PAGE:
With the global shipping industry facing overcapacity, a decision over deployment is hardly an idle question for carriers
Alphaliner analyst Hua Joo Tan says a heavy orderbook of mega-ships will give ocean container lines “no respite from the lack of supply-demand equilibrium” for the next two years. But carrier officials say they are looking at ways to restore balance, and profitability.
Executives at Maersk Line, CMA CGM and Hanjin Shipping told The Journal of Commerce TPM Asia conference in Shenzhen this month they are looking at various ways of matching operations more closely to shipping volume. And deployment of huge new vessels, Hanjin’s Christian Sur suggested, may not be a sure thing.
“We will have to look at the market and ask ourselves, are we going to deploy these vessels? That decision is not without cost — we would have to pay the shipyards to keep these ships,” said Sur, a vice president for key accounts at the Korean carrier. “But this may be the lesser of two evils.
“At the moment, the conditions don’t look good for the demand to need these ships. So we may not need to actually deploy them if the market is not that strong,” Sur said.
Hanjin this year ordered five vessels capable of carrying 13,000 20-foot equivalent container units, part of an industrywide orderbook that now equals about 30 percent of the world’s container fleet. That’s down from 55 percent four years ago, according to Alphaliner, but presents a looming problem in a container shipping business that had what the research analysts said was 12 percent overcapacity at the start of this year’s peak shipping season.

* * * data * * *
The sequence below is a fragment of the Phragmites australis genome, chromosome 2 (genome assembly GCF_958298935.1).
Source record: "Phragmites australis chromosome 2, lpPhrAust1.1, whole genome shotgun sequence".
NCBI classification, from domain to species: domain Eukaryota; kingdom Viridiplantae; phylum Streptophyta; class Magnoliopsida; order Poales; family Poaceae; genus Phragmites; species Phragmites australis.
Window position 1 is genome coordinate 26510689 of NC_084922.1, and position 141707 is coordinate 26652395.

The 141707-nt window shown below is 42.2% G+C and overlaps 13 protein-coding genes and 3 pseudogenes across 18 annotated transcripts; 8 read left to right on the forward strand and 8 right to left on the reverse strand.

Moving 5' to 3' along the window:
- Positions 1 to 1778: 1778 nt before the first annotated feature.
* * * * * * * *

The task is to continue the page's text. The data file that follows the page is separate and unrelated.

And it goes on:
Several container line executives say they are considering whether to lay up vessels in a search for equilibrium. “If we have to do it, we will do it, yes,” CMA CGM Executive Officer Rodolphe Saade said at TPM Asia. Saade said capacity already is withdrawing from the toughest markets. “Is it taking place enough? No,” he said. “More capacity needs to come out.”
CMA CGM has upgraded some orders of 13,800-TEU ships to 16,000 TEUs and is reportedly in the market for more large ships. “There is a need for such vessels,” Saade said. “Size is of importance.”
But he said there would be no place in major trade lanes for smaller ships, and presumably the carriers that operate them. “We believe these vessels should get out. You are going to see in these trades the carriers who will deploy bigger vessels. The others are going to disappear or focus on niche markets.”
Tim Smith, North Asia CEO of Maersk Line, which rocked the industry this year with its order for 20 18,000-TEU vessels, said shipping lines are wary of discussing capacity plans publicly after an outcry from shippers over widespread industry layups in 2009 led to an inquiry by the Federal Maritime Commission over allegations of collusion.
But he said Maersk, the world’s largest carrier, is continually looking at how to provide strong services while making a financial return. “Trying to get the right balance in these two objectives is not easy. We are trying to prioritize, and we will look at this very carefully. There may be some periods of lower demand where we may trim some capacity in some services,” he said.
Hanjin’s Sur said the carrier already is planning for “slack season” capacity deployment. “We will have to consider winter capacity management.” That means, he said, “suspending some services to cope with the traditional slowdown after the holiday shipping season.”